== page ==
I hate to say it, but I think it’s finally time to forgive Jon Favreau for directing Made and Elf. I’ll need another viewing to decide which Iron Man is better, but part two tips the scales back in his favor. (It’s important to note that I have not seen his Jumanji sequel Zathura, so I’m just pretending it never happened.) It’s entirely possible that 2 is actually better if only because it’s moved past the origin story into mostly original territory.
The film opens on Ivan Vanko (Rourke, even skeezier than usual), a vodka-glugging Russian straight from a Cold War-era cartoon. He’s watching news footage of gajillionaire Tony Stark (Downey) admitting he’s Iron Man. Vanko grunts bitterly, watches his father die, then gets to work building an arc reactor — the super-secret power source for Iron Man’s sexy mech suit — from a blueprint that apparently just happens to be lying around in his Siberian hovel. How Vanko got hold of the plans, and what exactly he’s so pissed off about will take about an hour’s worth of screen time to explain.
Cut to the US of A, where Tony’s kicking off the World’s Fair-like Stark Expo with the most self-aggrandizing America-rules spectacle this side of Apollo Creed’s pre-death dance in Rocky IV (a film IM2 bears more than a slight resemblance to, which I’m thinking means it doesn’t quite equal the original), sexy Iron Man-themed dance troupe and all. Shortly after Stark delivers a keynote speech so cocky it’s practically begging karma to bend him over, he’s served a subpoena directing him to testify at a congressional hearing where Senator Stern (the always awesome Garry Shandling) demands Stark turn over the Iron Man suit to the U.S. government, which totally won’t wind up using it to blow up an Iraqi daycare or something.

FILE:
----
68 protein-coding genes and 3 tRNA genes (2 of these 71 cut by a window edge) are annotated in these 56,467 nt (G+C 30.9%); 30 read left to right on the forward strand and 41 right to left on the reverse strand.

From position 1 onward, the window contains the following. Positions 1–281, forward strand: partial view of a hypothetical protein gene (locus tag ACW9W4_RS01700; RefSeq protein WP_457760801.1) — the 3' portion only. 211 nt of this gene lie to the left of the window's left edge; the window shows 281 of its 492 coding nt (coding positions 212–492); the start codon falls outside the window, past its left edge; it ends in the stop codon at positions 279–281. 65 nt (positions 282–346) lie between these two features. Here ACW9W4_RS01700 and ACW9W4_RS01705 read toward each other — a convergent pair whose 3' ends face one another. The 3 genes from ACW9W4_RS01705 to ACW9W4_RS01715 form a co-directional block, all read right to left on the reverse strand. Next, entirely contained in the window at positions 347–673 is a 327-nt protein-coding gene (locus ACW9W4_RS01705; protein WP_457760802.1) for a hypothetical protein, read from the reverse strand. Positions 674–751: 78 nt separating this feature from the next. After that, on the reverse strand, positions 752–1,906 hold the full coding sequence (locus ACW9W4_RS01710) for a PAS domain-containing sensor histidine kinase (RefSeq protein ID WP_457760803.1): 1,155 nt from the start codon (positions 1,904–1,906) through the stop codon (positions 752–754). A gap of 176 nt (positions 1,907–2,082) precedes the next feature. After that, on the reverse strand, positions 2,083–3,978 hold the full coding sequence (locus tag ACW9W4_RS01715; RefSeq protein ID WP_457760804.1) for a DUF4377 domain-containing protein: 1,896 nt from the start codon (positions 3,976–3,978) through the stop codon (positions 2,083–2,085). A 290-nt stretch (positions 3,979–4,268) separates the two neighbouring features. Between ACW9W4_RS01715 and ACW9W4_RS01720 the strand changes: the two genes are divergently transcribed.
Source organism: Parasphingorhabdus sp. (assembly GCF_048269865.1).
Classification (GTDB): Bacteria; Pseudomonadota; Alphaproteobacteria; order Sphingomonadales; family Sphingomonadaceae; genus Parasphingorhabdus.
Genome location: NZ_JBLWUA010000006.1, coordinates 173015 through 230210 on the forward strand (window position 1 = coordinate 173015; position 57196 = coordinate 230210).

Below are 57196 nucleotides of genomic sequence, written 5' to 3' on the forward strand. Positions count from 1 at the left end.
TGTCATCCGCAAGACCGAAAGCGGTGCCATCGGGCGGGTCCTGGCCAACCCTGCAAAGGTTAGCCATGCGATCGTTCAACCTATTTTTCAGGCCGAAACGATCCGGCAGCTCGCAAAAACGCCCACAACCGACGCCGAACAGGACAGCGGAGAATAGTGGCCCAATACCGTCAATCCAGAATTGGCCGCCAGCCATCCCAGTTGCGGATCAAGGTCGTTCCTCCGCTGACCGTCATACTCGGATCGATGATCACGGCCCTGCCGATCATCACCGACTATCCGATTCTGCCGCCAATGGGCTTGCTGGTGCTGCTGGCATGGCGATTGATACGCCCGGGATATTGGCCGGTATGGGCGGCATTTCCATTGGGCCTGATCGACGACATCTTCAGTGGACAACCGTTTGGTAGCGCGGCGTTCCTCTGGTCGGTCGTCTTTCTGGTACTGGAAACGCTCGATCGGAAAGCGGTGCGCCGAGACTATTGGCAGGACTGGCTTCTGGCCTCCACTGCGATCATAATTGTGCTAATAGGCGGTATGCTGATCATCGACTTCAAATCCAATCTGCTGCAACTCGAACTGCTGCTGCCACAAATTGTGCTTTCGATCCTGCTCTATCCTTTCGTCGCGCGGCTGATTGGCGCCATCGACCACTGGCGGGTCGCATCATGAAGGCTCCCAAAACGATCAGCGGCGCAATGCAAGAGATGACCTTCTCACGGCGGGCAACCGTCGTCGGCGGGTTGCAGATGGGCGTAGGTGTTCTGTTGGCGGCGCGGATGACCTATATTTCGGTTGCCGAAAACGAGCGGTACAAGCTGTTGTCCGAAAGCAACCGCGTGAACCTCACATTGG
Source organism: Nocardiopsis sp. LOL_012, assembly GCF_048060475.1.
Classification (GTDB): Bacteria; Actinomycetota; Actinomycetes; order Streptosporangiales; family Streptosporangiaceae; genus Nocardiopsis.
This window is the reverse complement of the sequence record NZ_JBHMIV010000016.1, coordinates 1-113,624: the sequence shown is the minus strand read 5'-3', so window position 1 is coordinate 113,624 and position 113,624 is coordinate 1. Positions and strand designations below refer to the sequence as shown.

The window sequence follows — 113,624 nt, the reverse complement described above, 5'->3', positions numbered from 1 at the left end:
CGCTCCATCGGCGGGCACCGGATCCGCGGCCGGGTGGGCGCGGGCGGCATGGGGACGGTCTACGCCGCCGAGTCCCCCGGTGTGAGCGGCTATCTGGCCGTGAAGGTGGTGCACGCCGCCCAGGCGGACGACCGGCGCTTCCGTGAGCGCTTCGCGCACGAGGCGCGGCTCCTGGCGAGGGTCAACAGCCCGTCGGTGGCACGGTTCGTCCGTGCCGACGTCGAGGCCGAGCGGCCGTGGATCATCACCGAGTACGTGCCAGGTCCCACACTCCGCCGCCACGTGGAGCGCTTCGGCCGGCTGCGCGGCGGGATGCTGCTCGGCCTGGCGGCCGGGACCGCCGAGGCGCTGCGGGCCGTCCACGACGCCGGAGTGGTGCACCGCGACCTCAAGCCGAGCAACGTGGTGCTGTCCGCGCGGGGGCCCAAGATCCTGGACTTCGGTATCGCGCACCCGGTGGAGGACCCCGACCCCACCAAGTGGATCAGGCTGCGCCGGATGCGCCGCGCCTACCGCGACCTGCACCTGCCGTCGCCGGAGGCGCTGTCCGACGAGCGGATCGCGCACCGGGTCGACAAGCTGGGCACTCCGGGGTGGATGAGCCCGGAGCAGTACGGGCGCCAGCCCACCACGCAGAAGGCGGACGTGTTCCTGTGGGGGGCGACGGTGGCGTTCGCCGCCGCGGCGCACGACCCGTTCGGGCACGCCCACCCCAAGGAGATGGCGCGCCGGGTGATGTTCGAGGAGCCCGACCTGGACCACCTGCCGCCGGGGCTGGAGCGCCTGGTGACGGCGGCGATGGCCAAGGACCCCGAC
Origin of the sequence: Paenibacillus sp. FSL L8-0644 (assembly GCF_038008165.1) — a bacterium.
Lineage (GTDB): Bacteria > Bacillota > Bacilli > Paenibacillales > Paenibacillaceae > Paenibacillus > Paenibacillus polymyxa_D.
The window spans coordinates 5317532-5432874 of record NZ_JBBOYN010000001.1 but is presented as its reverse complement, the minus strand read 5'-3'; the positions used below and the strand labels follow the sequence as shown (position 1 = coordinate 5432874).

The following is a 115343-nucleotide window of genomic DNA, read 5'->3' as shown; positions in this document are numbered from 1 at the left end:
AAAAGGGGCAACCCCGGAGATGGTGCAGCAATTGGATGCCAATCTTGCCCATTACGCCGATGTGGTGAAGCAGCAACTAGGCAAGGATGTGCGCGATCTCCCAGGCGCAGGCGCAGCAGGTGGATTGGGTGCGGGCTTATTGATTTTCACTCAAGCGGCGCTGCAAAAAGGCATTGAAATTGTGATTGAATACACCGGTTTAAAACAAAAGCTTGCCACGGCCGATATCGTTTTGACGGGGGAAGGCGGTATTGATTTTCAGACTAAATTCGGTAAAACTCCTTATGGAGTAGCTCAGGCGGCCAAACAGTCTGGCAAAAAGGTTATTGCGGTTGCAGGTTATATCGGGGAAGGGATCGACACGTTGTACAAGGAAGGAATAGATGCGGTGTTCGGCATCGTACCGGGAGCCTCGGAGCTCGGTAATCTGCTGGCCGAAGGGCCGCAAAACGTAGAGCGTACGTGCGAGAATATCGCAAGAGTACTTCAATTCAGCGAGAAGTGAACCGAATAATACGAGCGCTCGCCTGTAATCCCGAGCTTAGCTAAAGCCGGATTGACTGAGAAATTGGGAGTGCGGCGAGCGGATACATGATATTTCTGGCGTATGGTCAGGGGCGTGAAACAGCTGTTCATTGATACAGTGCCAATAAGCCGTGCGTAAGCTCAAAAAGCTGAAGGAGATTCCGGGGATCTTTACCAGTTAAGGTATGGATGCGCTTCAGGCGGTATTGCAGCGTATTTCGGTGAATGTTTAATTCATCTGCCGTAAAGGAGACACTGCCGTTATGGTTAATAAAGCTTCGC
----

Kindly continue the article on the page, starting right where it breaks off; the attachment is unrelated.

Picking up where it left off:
You probably think you can see where this is going and you’re probably right, but there are still several surprises before the conclusion, mostly due to some truly jaw-slackening special effects. For the majority of its runtime, this movie looks like it cost enough to feed the world’s starving children for a year, though its final battle is probably the most anticlimactic I’ve seen since the Super Shredder showdown at the end of Ninja Turtles II.
Once again, though, Downey’s charismatic performance saves the day as he manages to convincingly pull off playing a smug, good-looking WASP with a substance-abuse problem. He really nails the qualities that make the comic-book version of Tony Stark a compelling read. Unlike, say, Superman or Thor, Stark is a flawed human being. Beneath his killer mech suit, he’s a lot like us: He’s a rich, narcissistic womanizer just like me and a stumbling, pants-pissing alcoholic just like you. Seriously, I’ve been meaning to talk to you about your problem, but I’ll save the intervention for the Marmaduke review, when there’s nothing more interesting to talk about.
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